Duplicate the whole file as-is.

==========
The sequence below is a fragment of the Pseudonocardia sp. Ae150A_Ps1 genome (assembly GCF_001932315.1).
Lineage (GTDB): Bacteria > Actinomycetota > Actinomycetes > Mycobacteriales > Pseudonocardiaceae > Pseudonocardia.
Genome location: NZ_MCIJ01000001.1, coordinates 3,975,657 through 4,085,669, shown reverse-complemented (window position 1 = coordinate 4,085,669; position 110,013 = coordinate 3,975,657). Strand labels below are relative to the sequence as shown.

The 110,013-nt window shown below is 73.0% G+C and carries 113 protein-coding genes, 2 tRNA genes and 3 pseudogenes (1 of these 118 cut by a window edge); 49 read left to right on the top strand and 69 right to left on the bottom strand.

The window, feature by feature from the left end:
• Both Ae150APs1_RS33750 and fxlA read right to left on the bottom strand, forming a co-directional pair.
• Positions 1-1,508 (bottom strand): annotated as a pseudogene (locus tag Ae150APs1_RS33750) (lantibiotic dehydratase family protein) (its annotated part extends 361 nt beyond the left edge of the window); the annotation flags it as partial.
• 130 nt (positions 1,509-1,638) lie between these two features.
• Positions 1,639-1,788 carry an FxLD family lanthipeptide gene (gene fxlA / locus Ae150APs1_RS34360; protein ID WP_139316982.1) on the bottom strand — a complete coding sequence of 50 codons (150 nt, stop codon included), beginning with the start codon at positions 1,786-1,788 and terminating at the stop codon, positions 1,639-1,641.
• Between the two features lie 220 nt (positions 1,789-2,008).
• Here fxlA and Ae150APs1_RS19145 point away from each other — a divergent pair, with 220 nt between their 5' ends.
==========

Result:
The sequence below is a fragment of the Pseudonocardia sp. Ae150A_Ps1 genome (assembly GCF_001932315.1).
Lineage (GTDB): Bacteria > Actinomycetota > Actinomycetes > Mycobacteriales > Pseudonocardiaceae > Pseudonocardia.
Genome location: NZ_MCIJ01000001.1, coordinates 3,975,657 through 4,085,669, shown reverse-complemented (window position 1 = coordinate 4,085,669; position 110,013 = coordinate 3,975,657). Strand labels below are relative to the sequence as shown.

The 110,013-nt window shown below is 73.0% G+C and carries 113 protein-coding genes, 2 tRNA genes and 3 pseudogenes (1 of these 118 cut by a window edge); 49 read left to right on the top strand and 69 right to left on the bottom strand.

The window, feature by feature from the left end:
• Both Ae150APs1_RS33750 and fxlA read right to left on the bottom strand, forming a co-directional pair.
• Positions 1-1,508 (bottom strand): annotated as a pseudogene (locus tag Ae150APs1_RS33750) (lantibiotic dehydratase family protein) (its annotated part extends 361 nt beyond the left edge of the window); the annotation flags it as partial.
• 130 nt (positions 1,509-1,638) lie between these two features.
• Positions 1,639-1,788 carry an FxLD family lanthipeptide gene (gene fxlA / locus Ae150APs1_RS34360; protein ID WP_139316982.1) on the bottom strand — a complete coding sequence of 50 codons (150 nt, stop codon included), beginning with the start codon at positions 1,786-1,788 and terminating at the stop codon, positions 1,639-1,641.
• Between the two features lie 220 nt (positions 1,789-2,008).
• Here fxlA and Ae150APs1_RS19145 point away from each other — a divergent pair, with 220 nt between their 5' ends.